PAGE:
We've got 81 days until kickoff, so today we'll highlight #81 on the Boise State roster—Dallas Burroughs,
#81, Dallas Burroughs, Senior, WR
Weight: 165 lbs
High School: Rocky Mountain High School, Meridian, ID
How'd he get to The Blue™?
On the gridiron, Dallas earned three varsity letters in football and made first team all-state and All-SIC as a senior after running under 75 receptions for 1,358 yards and 14 TDs and rushing for another 304 yards on 20 carries. Due to his elite speed and catching prowess, Burroughs garnered scholarship offers from Army and Utah State along with the one from the Broncos. Boise State was always in the cards, however, as Dallas followed in the footsteps of his brother, Mitch.
Dash... Dash Burroughs (see below)
Dash Parr from The Incredibles
Along with his football accolades we detailed above, Dallas became an Idaho (the state, not that crappy university) legend in 2011 after sprinting to state championships in the 100m (10.34sec) and 200m (21.06), setting all-time state records in the process which still stand today. For comparison, Geraldo Boldewijn (Hiwat at the time) only ran 10.84 in the 100m and 21.70sec in the 200m. Dallas is crazy fast, folks.
Imagine being able to say, "I'm the fastest man from Idaho... EVER!"
Burroughs is a one trick Bronco: He can run past the opposing defensive backfield with his blazing straight-line speed. Each year he has been in the program coaches and fans alike have drooled over the possibility that Burroughs could be the downfield threat the offense desperately needs to regain its former glory. Yet, his career highs in catches (9) and yards (175) came as a freshman and fell to career lows (2 catches for 11!?!?!?! yards) last year.
A few factors play into Burroughs' lack of production. First, defenses know of Burroughs speed and protect against downfield patterns, opening up other weaknesses that the Broncos failed time and time again to take advantage of. Second, Burroughs played in the same receiving core as the clones Aaron Burks and Geraldo Boldewijn. Both ran a tad slower than Burroughs but are 7-8 inches taller and have vertical leaps over 38 inches. Third, when Burroughs did spring open behind the defense, the long ball was rarely thrown with any touch, accuracy, or both. The good news? All three of those things have the potential to be fixed. A renewed emphasis on establishing the run should draw the defense into the box, opening up space behind the safeties, Burks and Boldewijn have graduated, and another year of experience for Grant Hedrick and the tutelage of Bryan Harsin and Mike Sanford will help create more familiarity between him and the fleet of foot receiver.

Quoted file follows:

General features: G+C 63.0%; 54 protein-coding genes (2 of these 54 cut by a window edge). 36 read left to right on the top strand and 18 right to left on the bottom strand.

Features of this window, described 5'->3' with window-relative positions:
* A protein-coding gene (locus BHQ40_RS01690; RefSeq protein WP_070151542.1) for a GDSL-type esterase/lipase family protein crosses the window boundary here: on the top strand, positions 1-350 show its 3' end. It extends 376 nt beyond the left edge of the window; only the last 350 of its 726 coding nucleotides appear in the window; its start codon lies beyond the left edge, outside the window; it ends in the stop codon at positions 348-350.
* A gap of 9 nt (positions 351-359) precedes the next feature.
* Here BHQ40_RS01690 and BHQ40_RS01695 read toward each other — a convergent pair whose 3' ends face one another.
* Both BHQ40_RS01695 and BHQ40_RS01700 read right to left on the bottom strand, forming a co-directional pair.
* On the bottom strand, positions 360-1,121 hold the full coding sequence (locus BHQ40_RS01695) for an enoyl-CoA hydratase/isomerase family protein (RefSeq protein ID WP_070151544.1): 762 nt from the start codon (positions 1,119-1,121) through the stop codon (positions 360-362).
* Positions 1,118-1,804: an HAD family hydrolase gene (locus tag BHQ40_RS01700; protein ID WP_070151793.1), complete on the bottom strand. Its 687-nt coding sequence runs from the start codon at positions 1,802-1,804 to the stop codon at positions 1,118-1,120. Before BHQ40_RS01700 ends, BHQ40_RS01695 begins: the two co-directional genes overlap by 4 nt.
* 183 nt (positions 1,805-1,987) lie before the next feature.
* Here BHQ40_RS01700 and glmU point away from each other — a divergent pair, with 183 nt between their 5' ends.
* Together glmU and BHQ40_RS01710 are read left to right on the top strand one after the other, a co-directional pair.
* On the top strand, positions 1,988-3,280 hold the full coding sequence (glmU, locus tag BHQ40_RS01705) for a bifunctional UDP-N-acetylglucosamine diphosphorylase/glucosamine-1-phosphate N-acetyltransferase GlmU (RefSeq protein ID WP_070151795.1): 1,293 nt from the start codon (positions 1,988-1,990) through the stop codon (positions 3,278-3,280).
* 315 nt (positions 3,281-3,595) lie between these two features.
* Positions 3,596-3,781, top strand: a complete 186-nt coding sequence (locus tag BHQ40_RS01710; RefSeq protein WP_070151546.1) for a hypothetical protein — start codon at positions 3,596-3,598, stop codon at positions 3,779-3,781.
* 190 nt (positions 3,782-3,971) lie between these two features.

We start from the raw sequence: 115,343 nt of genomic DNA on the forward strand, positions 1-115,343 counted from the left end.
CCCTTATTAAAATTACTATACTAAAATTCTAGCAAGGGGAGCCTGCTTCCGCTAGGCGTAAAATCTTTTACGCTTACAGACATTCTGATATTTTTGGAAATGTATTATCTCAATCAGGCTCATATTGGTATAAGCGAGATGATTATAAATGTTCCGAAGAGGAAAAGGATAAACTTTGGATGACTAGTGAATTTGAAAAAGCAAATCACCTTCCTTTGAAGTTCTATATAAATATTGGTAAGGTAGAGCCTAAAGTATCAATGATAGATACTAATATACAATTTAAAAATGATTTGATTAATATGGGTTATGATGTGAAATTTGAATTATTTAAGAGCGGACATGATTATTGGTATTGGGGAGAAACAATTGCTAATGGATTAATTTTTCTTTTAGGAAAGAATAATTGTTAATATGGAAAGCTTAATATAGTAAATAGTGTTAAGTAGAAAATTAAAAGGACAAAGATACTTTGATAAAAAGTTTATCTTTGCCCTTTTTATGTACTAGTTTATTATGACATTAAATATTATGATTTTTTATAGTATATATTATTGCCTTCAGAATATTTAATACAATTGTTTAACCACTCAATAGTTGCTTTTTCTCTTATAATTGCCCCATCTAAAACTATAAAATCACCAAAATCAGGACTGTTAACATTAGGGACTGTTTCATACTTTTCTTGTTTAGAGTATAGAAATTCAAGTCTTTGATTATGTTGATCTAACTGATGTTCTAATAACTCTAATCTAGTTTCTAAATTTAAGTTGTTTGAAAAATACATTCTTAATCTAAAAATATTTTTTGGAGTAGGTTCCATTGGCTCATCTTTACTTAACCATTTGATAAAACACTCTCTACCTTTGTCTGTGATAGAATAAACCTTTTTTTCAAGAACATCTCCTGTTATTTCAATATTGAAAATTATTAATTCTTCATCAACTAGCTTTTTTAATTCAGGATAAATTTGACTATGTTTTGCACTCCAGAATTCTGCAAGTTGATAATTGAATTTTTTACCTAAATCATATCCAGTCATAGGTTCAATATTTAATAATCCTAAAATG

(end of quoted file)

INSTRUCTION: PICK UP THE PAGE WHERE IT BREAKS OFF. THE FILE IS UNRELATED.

Dallas probably won't start a single game until senior night. He may still be used sparingly in specialty packages, but his production should explode. He's also a candidate to see his rushing numbers pick up with end-arounds and reverses, but with Shane Williams-Rhodes on the field, those opportunities will be few and far between. I've always wondered why he never redshirted, but I think that "possibility" I talked about before kept that from happening. If Hedrick can find Burroughs breaking free with any regularity, a top-10 offense nationally is in the Broncos' future.
Is he on Twitter?
Completely made up fact
Dallas was named after the revered 1978-1991 television show the carries the same name.